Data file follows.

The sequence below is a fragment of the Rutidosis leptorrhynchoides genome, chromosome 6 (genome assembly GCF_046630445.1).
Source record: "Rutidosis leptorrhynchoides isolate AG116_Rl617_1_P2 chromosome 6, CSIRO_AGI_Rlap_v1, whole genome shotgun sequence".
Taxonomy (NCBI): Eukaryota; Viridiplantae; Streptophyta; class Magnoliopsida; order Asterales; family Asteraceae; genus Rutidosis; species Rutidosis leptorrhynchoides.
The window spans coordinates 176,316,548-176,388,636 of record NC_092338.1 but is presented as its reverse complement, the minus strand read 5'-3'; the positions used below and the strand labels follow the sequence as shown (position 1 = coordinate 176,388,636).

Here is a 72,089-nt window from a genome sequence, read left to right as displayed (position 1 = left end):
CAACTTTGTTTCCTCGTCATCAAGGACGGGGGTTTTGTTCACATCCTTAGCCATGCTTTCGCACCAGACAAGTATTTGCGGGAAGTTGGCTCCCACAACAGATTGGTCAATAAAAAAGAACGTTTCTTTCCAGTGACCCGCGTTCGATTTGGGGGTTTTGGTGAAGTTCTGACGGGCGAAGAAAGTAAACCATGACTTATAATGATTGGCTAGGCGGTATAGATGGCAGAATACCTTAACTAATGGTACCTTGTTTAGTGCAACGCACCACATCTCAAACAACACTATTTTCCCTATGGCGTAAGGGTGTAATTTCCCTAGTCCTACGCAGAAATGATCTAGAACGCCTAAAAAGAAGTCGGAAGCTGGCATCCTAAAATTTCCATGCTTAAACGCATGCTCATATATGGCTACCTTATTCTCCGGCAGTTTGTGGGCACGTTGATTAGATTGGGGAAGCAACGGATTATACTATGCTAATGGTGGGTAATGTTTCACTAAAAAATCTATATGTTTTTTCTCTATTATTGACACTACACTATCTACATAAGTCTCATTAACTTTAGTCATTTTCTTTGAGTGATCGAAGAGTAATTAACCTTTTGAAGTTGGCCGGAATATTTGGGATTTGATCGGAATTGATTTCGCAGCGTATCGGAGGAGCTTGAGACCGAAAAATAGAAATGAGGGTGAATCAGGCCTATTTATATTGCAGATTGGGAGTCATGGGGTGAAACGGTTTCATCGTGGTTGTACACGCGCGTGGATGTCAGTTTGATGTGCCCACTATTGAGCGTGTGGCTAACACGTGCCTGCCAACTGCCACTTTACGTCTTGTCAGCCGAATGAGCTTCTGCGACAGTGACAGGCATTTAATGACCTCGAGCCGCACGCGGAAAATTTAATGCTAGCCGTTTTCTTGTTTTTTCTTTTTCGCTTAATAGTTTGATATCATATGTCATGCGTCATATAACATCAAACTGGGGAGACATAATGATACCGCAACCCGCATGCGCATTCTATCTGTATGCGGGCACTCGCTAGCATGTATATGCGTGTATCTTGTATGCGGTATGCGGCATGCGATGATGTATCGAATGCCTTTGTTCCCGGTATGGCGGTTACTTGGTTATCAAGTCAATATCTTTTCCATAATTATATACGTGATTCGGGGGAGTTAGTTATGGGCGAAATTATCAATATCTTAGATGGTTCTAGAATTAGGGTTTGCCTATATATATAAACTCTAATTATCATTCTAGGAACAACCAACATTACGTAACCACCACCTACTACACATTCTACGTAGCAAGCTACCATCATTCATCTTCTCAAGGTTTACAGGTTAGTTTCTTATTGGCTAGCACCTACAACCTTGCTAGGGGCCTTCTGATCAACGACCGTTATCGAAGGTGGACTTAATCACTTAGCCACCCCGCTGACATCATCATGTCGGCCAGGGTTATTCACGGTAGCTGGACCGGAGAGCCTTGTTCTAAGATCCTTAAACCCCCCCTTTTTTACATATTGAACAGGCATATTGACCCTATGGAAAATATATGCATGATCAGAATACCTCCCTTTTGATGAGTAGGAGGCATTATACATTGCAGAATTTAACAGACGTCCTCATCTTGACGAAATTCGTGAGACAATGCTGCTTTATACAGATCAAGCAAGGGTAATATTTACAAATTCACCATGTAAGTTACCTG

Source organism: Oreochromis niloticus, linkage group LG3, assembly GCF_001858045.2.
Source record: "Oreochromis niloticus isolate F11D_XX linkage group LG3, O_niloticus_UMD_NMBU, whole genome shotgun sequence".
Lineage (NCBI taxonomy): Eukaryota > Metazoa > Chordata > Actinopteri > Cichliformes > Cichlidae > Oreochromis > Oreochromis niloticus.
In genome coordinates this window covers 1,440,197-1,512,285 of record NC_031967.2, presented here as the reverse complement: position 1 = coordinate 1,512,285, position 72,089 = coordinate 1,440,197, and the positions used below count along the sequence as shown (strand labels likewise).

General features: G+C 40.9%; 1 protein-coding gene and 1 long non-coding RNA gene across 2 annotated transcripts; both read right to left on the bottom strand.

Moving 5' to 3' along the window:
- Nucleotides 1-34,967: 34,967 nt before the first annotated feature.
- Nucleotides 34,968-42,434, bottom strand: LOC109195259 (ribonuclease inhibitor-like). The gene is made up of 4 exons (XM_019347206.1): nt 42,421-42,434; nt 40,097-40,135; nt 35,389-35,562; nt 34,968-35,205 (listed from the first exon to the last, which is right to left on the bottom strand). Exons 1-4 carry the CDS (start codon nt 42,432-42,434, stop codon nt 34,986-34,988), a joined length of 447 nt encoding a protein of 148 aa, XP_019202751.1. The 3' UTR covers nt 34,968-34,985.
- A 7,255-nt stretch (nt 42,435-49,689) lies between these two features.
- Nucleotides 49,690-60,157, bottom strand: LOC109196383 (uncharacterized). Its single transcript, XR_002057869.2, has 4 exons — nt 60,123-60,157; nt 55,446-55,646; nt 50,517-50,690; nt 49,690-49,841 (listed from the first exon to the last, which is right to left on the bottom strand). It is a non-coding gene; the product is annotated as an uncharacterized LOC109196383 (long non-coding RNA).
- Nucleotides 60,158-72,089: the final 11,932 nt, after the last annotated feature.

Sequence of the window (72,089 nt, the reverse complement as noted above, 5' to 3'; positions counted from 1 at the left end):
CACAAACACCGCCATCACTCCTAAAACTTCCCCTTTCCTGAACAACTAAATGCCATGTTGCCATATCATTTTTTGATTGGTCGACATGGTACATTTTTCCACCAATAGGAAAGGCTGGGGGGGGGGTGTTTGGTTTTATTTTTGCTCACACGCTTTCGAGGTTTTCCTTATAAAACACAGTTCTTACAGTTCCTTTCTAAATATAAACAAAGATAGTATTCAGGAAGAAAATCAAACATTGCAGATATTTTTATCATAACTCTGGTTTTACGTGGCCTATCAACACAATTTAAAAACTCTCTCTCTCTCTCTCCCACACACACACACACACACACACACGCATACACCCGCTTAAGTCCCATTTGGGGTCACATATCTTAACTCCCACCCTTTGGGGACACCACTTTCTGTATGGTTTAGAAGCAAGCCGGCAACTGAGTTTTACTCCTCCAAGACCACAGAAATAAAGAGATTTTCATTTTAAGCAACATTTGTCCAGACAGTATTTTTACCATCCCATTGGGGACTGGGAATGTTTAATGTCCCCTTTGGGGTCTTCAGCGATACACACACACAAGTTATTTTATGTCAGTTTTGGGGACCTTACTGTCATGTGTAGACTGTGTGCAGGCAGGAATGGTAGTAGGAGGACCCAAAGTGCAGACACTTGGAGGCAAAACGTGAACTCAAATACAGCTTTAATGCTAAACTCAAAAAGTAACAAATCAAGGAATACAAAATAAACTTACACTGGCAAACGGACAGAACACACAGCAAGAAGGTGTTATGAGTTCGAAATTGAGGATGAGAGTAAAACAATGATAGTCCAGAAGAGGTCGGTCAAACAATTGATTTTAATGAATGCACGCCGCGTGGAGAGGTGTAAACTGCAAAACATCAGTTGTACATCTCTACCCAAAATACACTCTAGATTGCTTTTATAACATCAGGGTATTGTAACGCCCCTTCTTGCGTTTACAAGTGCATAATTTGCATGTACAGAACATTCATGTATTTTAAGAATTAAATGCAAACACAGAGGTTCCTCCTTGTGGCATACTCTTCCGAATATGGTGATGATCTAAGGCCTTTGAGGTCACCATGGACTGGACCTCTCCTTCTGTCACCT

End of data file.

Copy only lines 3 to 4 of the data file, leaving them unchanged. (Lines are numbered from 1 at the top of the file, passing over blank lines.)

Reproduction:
Taxonomy (NCBI): Eukaryota; Viridiplantae; Streptophyta; class Magnoliopsida; order Asterales; family Asteraceae; genus Rutidosis; species Rutidosis leptorrhynchoides.
The window spans coordinates 176,316,548-176,388,636 of record NC_092338.1 but is presented as its reverse complement, the minus strand read 5'-3'; the positions used below and the strand labels follow the sequence as shown (position 1 = coordinate 176,388,636).